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Hyundai Aiming for 50 MPG Fleet Average by 2025

We talk a lot about electric cars, but gains in gasoline fuel efficiency are just as important right now as advancing vehicle battery technology.  So it's pretty exciting that Hyundai is aiming for a fleet-wide average fuel economy of at least 50 MPG by 2025.

The automaker is already on track to hit the federal fuel economy requirement of a fleet-wide average of viagra online store 35.5 MPG a year in advance of the 2016 deadline, and they're hoping to keep upping that efficiency far beyond that marker.

The car company is buy real levitra planning on achieving this through improvements in powertrains, gasoline direct injection, turbocharging, the addition of hybrids and order viagra pill PHEVs to their fleet and utilizing lighter materials.

It's great to see an automaker independently shooting for these types of efficiency gains that we really need to buy online pill viagra see across the board.

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written by Concerned, August 07, 2010
"It's great to see an automaker independently shooting for these types of efficiency gains that we really need to see across the board."

Megan, seriously? This is not news. This is the same song.

In 15 years! (15 years!), a major auto company plans to increase fuel efficiency to what fuel efficiency could have been 20 the past. Way to go. Way to think big.

I imagine that an Ecogeek understands that solving problems (eg., avoiding nonrenewable, polluting resources) involves not using the order cheap cialis same kind of thinking used to created the problem. (h/t Einstein).

I know, I know...everyone's a critic. But, come on, I expect more. I expect not to read regurgitated press releases.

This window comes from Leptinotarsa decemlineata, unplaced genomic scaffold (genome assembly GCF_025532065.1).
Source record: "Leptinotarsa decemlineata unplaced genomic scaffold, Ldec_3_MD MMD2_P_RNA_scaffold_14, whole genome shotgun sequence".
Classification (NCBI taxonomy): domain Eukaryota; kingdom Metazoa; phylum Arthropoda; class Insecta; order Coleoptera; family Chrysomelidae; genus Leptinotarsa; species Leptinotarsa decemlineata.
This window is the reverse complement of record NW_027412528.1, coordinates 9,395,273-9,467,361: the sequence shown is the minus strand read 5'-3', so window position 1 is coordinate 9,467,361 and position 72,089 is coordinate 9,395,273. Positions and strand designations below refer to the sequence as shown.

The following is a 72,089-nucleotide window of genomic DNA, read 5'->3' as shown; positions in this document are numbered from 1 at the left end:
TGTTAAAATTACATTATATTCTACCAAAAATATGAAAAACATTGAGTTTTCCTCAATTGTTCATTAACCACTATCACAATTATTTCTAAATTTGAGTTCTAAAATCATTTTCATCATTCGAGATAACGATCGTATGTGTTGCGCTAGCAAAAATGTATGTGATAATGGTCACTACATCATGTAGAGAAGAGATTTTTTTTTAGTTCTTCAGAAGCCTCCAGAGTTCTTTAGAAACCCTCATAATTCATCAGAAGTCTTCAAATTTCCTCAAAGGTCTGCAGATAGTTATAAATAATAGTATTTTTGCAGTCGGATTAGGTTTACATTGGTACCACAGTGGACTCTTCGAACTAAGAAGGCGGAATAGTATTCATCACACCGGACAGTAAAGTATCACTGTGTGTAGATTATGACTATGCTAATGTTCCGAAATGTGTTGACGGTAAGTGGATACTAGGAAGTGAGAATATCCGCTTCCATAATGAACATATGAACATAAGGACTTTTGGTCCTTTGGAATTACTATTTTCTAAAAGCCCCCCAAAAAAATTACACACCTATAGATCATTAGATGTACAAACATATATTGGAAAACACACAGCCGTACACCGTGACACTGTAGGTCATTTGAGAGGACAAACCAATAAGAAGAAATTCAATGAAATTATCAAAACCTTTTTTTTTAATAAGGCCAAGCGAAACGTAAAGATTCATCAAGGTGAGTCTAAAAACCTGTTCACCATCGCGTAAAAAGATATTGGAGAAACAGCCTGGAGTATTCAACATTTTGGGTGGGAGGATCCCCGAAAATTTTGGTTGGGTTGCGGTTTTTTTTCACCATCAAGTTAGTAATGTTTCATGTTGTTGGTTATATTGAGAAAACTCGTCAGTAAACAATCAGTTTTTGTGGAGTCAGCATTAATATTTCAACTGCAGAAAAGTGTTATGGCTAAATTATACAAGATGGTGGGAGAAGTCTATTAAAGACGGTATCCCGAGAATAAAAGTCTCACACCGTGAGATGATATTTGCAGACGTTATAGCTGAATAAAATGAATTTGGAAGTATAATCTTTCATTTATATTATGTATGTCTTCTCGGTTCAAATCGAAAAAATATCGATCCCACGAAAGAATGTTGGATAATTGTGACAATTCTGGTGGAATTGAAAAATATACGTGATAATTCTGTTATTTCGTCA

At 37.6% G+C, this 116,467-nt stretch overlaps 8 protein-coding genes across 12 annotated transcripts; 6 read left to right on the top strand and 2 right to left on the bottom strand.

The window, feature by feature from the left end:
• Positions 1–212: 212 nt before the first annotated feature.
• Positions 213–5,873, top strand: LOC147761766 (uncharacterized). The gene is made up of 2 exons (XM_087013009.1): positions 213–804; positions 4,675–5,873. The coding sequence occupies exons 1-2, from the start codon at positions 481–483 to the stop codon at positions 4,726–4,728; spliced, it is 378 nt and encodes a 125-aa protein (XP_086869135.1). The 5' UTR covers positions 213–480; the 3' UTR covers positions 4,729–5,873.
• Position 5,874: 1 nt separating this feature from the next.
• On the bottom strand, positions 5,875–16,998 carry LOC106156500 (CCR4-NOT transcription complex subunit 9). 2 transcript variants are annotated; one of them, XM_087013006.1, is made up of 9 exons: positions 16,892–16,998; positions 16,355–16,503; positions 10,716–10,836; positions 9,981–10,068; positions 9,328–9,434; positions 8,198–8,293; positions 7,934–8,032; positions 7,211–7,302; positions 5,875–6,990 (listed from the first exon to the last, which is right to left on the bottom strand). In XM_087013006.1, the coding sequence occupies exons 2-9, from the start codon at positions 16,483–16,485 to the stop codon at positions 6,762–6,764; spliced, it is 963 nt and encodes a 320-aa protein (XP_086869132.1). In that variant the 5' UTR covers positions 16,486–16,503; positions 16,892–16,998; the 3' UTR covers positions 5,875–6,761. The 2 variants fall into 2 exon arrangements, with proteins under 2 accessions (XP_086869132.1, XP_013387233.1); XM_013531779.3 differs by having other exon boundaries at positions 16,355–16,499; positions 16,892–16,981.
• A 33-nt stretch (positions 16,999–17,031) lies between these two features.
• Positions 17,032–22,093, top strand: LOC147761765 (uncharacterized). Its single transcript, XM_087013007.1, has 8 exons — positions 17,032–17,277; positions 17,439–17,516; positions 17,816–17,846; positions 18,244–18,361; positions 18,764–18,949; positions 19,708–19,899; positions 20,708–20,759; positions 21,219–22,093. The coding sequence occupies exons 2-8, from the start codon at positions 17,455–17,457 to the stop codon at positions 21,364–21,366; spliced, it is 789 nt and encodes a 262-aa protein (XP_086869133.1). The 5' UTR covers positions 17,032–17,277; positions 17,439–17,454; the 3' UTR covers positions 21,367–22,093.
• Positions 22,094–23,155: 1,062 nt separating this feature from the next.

Small steps
written by Luca Masters, August 07, 2010
Dismissing small steps because they're small is a mistake. Revolutions in transportation would be great, and may be needed, but they take time, and we need to do this in the mean time.
50MPG ?
written by hyperspaced, August 09, 2010
50mpg? In 15 years ???
That sounds like a joke especially when you can buy TODAY a Prius with 60 mpg efficiency. But the again it's Hyundai.
written by Concerned, August 16, 2010
@Megan: I gave my email as verification for this post. In return I would like to hear your response. I assume Ecogeek pays you to write stories for the public. I am the faceless public reader who demands justification from you and your publication.

@Luca Masters: I think you're missing the point.

I posted my concern, first and foremost, because the use of petrochemicals is the problem. If Hyundai claimed they would be increasing fleet fuel efficiency to 100MPG, I would still denounce claims of "progress". As an analogy, if I keep hitting my finger with a hammer, the solution of best places to buy viagra slowing the cialis headaches rate of hitting my finger doesn't solve the problem. My finger will still hurt.

I need to achieve the same goal either without my finger or without the hammer. That's why Einstein said, and I quoted above, "We can't solve problems by using the same kind of thinking we used when we created them."

Engineers need to rethink the entire process of powering transportation. Likewise, consumers must demand that those engineers, and the companies for whom they work, make those changes. I realize that cars and personal transportation aren't going away. That said, a solution must be created that satisfies personal transportation requirements while respecting the environment helps. If you have not already, read "Cradle to Cradle". They formulate the best, in my opinion, approach to solving societal/economic/
environmental issues.

Second, even if I assume that "small steps" help, the "step" of 50MPG in 15 years (15 years!) is laughable. Hyundai might not even reach that goal; they might get sidetracked. Plus, imagine what can and has happened in 15 years. In California, people have been driving the RAV4 EV electric vehicle for 13 years!

That's 13 years in the past! RAV4 drivers have not been to a gas station in 13 years, let alone used a car that might achieve 50MPG...15 years in the future.

I think your heart, along with Megan's, is in the right place. But your brains lag a little. I don't blame you, however, I blame the marketing geniuses at oil companies and automotive companies. They're smarter than you and me.

Unfortunately, society has more time, resources, and brain power devoted to products/services that destroy the environment than save the environment. Until that dynamic changes, until the system provides for a college student or entreprenuer to get rich off the next product/service that saves the real cialis without prescription environment, nothing will change. The system is getting better, but it still has lots of bias (based on all the cash housed with the bad actors).

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